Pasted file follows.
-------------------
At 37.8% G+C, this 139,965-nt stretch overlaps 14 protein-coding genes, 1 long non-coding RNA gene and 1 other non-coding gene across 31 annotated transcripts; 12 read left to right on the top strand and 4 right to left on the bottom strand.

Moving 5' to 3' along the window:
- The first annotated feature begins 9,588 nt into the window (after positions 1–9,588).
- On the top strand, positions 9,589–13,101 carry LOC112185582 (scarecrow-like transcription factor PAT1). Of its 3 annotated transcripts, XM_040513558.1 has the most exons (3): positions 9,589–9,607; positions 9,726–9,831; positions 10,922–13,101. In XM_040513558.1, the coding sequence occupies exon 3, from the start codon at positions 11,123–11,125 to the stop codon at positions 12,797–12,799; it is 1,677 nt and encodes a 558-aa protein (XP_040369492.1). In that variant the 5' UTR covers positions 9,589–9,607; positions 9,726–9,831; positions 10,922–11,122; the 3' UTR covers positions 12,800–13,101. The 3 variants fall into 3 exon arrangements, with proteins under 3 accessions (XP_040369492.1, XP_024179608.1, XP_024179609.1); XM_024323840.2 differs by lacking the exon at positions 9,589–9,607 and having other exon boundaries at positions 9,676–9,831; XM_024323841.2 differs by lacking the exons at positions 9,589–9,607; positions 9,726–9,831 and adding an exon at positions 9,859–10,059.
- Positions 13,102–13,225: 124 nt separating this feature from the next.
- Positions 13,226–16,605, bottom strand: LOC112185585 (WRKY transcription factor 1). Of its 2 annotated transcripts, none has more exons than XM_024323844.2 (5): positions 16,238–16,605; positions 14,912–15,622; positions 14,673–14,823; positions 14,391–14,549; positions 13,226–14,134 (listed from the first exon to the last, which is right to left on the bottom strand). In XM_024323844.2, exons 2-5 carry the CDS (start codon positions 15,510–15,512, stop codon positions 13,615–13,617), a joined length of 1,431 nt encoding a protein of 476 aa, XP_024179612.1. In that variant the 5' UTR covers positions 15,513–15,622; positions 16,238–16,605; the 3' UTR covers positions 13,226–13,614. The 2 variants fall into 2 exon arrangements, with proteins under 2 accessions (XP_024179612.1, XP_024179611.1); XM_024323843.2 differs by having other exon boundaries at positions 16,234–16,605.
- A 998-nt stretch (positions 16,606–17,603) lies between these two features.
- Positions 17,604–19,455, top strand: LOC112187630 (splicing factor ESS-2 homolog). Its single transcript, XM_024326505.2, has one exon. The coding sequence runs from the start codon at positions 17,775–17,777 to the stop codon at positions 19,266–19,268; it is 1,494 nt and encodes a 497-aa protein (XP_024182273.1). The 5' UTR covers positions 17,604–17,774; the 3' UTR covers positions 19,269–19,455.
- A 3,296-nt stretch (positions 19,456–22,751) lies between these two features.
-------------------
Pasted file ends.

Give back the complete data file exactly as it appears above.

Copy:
At 37.8% G+C, this 139,965-nt stretch overlaps 14 protein-coding genes, 1 long non-coding RNA gene and 1 other non-coding gene across 31 annotated transcripts; 12 read left to right on the top strand and 4 right to left on the bottom strand.

Moving 5' to 3' along the window:
- The first annotated feature begins 9,588 nt into the window (after positions 1–9,588).
- On the top strand, positions 9,589–13,101 carry LOC112185582 (scarecrow-like transcription factor PAT1). Of its 3 annotated transcripts, XM_040513558.1 has the most exons (3): positions 9,589–9,607; positions 9,726–9,831; positions 10,922–13,101. In XM_040513558.1, the coding sequence occupies exon 3, from the start codon at positions 11,123–11,125 to the stop codon at positions 12,797–12,799; it is 1,677 nt and encodes a 558-aa protein (XP_040369492.1). In that variant the 5' UTR covers positions 9,589–9,607; positions 9,726–9,831; positions 10,922–11,122; the 3' UTR covers positions 12,800–13,101. The 3 variants fall into 3 exon arrangements, with proteins under 3 accessions (XP_040369492.1, XP_024179608.1, XP_024179609.1); XM_024323840.2 differs by lacking the exon at positions 9,589–9,607 and having other exon boundaries at positions 9,676–9,831; XM_024323841.2 differs by lacking the exons at positions 9,589–9,607; positions 9,726–9,831 and adding an exon at positions 9,859–10,059.
- Positions 13,102–13,225: 124 nt separating this feature from the next.
- Positions 13,226–16,605, bottom strand: LOC112185585 (WRKY transcription factor 1). Of its 2 annotated transcripts, none has more exons than XM_024323844.2 (5): positions 16,238–16,605; positions 14,912–15,622; positions 14,673–14,823; positions 14,391–14,549; positions 13,226–14,134 (listed from the first exon to the last, which is right to left on the bottom strand). In XM_024323844.2, exons 2-5 carry the CDS (start codon positions 15,510–15,512, stop codon positions 13,615–13,617), a joined length of 1,431 nt encoding a protein of 476 aa, XP_024179612.1. In that variant the 5' UTR covers positions 15,513–15,622; positions 16,238–16,605; the 3' UTR covers positions 13,226–13,614. The 2 variants fall into 2 exon arrangements, with proteins under 2 accessions (XP_024179612.1, XP_024179611.1); XM_024323843.2 differs by having other exon boundaries at positions 16,234–16,605.
- A 998-nt stretch (positions 16,606–17,603) lies between these two features.
- Positions 17,604–19,455, top strand: LOC112187630 (splicing factor ESS-2 homolog). Its single transcript, XM_024326505.2, has one exon. The coding sequence runs from the start codon at positions 17,775–17,777 to the stop codon at positions 19,266–19,268; it is 1,494 nt and encodes a 497-aa protein (XP_024182273.1). The 5' UTR covers positions 17,604–17,774; the 3' UTR covers positions 19,269–19,455.
- A 3,296-nt stretch (positions 19,456–22,751) lies between these two features.